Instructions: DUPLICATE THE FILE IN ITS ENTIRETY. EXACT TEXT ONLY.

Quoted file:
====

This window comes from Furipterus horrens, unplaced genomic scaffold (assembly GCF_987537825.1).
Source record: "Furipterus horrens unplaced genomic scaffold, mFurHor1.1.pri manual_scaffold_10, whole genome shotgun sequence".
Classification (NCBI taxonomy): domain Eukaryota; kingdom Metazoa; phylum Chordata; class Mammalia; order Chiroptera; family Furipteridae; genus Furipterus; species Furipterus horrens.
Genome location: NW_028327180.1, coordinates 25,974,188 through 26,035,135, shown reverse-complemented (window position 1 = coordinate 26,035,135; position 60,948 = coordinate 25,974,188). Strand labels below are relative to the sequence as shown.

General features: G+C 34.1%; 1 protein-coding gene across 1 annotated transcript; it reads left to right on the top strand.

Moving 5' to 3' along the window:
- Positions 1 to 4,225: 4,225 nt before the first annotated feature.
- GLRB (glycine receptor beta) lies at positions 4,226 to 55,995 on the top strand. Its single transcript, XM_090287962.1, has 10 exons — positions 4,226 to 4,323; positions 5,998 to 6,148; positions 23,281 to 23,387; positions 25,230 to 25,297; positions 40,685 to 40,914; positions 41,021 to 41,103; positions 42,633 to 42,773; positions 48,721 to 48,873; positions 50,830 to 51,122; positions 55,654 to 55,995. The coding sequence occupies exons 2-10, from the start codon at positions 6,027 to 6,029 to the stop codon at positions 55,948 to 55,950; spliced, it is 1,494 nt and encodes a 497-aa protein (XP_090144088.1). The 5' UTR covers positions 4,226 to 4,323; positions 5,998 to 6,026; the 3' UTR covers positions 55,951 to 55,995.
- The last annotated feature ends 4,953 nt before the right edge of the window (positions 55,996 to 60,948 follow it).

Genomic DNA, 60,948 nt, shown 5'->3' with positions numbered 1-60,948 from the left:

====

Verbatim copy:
This window comes from Furipterus horrens, unplaced genomic scaffold (assembly GCF_987537825.1).
Source record: "Furipterus horrens unplaced genomic scaffold, mFurHor1.1.pri manual_scaffold_10, whole genome shotgun sequence".
Classification (NCBI taxonomy): domain Eukaryota; kingdom Metazoa; phylum Chordata; class Mammalia; order Chiroptera; family Furipteridae; genus Furipterus; species Furipterus horrens.
Genome location: NW_028327180.1, coordinates 25,974,188 through 26,035,135, shown reverse-complemented (window position 1 = coordinate 26,035,135; position 60,948 = coordinate 25,974,188). Strand labels below are relative to the sequence as shown.

General features: G+C 34.1%; 1 protein-coding gene across 1 annotated transcript; it reads left to right on the top strand.

Moving 5' to 3' along the window:
- Positions 1 to 4,225: 4,225 nt before the first annotated feature.
- GLRB (glycine receptor beta) lies at positions 4,226 to 55,995 on the top strand. Its single transcript, XM_090287962.1, has 10 exons — positions 4,226 to 4,323; positions 5,998 to 6,148; positions 23,281 to 23,387; positions 25,230 to 25,297; positions 40,685 to 40,914; positions 41,021 to 41,103; positions 42,633 to 42,773; positions 48,721 to 48,873; positions 50,830 to 51,122; positions 55,654 to 55,995. The coding sequence occupies exons 2-10, from the start codon at positions 6,027 to 6,029 to the stop codon at positions 55,948 to 55,950; spliced, it is 1,494 nt and encodes a 497-aa protein (XP_090144088.1). The 5' UTR covers positions 4,226 to 4,323; positions 5,998 to 6,026; the 3' UTR covers positions 55,951 to 55,995.
- The last annotated feature ends 4,953 nt before the right edge of the window (positions 55,996 to 60,948 follow it).

Genomic DNA, 60,948 nt, shown 5'->3' with positions numbered 1-60,948 from the left: